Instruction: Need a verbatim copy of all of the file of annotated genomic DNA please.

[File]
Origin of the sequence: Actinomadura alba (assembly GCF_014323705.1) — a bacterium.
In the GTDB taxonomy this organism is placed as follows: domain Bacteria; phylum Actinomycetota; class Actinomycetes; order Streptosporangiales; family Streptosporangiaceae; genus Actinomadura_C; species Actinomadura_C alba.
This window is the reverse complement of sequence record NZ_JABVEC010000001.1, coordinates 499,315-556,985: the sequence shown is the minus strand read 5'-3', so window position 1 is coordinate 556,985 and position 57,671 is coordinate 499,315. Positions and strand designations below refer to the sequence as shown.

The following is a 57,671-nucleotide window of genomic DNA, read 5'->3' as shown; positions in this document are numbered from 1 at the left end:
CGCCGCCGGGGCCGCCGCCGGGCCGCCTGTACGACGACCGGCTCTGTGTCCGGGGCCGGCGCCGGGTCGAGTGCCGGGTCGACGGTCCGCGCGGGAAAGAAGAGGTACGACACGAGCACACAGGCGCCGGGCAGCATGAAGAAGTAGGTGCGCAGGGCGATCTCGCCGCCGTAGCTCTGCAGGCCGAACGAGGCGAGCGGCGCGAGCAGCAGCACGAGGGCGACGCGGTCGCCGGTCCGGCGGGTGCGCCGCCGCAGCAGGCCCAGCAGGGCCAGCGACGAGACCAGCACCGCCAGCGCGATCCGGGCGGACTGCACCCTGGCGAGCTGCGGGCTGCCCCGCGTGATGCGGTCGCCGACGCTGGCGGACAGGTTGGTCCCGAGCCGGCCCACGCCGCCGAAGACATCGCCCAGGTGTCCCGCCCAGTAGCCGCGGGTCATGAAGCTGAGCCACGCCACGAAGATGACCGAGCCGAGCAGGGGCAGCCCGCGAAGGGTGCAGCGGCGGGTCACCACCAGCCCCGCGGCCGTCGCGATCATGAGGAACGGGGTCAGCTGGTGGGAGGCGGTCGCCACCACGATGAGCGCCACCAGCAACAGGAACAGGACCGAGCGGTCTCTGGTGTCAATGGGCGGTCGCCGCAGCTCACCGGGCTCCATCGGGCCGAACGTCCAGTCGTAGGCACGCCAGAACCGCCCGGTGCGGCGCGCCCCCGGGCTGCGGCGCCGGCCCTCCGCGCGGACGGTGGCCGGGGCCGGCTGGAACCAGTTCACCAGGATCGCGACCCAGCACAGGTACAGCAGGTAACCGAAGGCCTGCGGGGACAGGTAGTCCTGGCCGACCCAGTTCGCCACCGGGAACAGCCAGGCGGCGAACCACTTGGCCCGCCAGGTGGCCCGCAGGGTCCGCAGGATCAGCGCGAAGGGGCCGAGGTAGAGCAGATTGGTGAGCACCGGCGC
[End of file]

Origin of the sequence: Actinomadura alba (assembly GCF_014323705.1) — a bacterium.
In the GTDB taxonomy this organism is placed as follows: domain Bacteria; phylum Actinomycetota; class Actinomycetes; order Streptosporangiales; family Streptosporangiaceae; genus Actinomadura_C; species Actinomadura_C alba.
This window is the reverse complement of sequence record NZ_JABVEC010000001.1, coordinates 499,315-556,985: the sequence shown is the minus strand read 5'-3', so window position 1 is coordinate 556,985 and position 57,671 is coordinate 499,315. Positions and strand designations below refer to the sequence as shown.

The following is a 57,671-nucleotide window of genomic DNA, read 5'->3' as shown; positions in this document are numbered from 1 at the left end:
CGCCGCCGGGGCCGCCGCCGGGCCGCCTGTACGACGACCGGCTCTGTGTCCGGGGCCGGCGCCGGGTCGAGTGCCGGGTCGACGGTCCGCGCGGGAAAGAAGAGGTACGACACGAGCACACAGGCGCCGGGCAGCATGAAGAAGTAGGTGCGCAGGGCGATCTCGCCGCCGTAGCTCTGCAGGCCGAACGAGGCGAGCGGCGCGAGCAGCAGCACGAGGGCGACGCGGTCGCCGGTCCGGCGGGTGCGCCGCCGCAGCAGGCCCAGCAGGGCCAGCGACGAGACCAGCACCGCCAGCGCGATCCGGGCGGACTGCACCCTGGCGAGCTGCGGGCTGCCCCGCGTGATGCGGTCGCCGACGCTGGCGGACAGGTTGGTCCCGAGCCGGCCCACGCCGCCGAAGACATCGCCCAGGTGTCCCGCCCAGTAGCCGCGGGTCATGAAGCTGAGCCACGCCACGAAGATGACCGAGCCGAGCAGGGGCAGCCCGCGAAGGGTGCAGCGGCGGGTCACCACCAGCCCCGCGGCCGTCGCGATCATGAGGAACGGGGTCAGCTGGTGGGAGGCGGTCGCCACCACGATGAGCGCCACCAGCAACAGGAACAGGACCGAGCGGTCTCTGGTGTCAATGGGCGGTCGCCGCAGCTCACCGGGCTCCATCGGGCCGAACGTCCAGTCGTAGGCACGCCAGAACCGCCCGGTGCGGCGCGCCCCCGGGCTGCGGCGCCGGCCCTCCGCGCGGACGGTGGCCGGGGCCGGCTGGAACCAGTTCACCAGGATCGCGACCCAGCACAGGTACAGCAGGTAACCGAAGGCCTGCGGGGACAGGTAGTCCTGGCCGACCCAGTTCGCCACCGGGAACAGCCAGGCGGCGAACCACTTGGCCCGCCAGGTGGCCCGCAGGGTCCGCAGGATCAGCGCGAAGGGGCCGAGGTAGAGCAGATTGGTGAGCACCGGCGC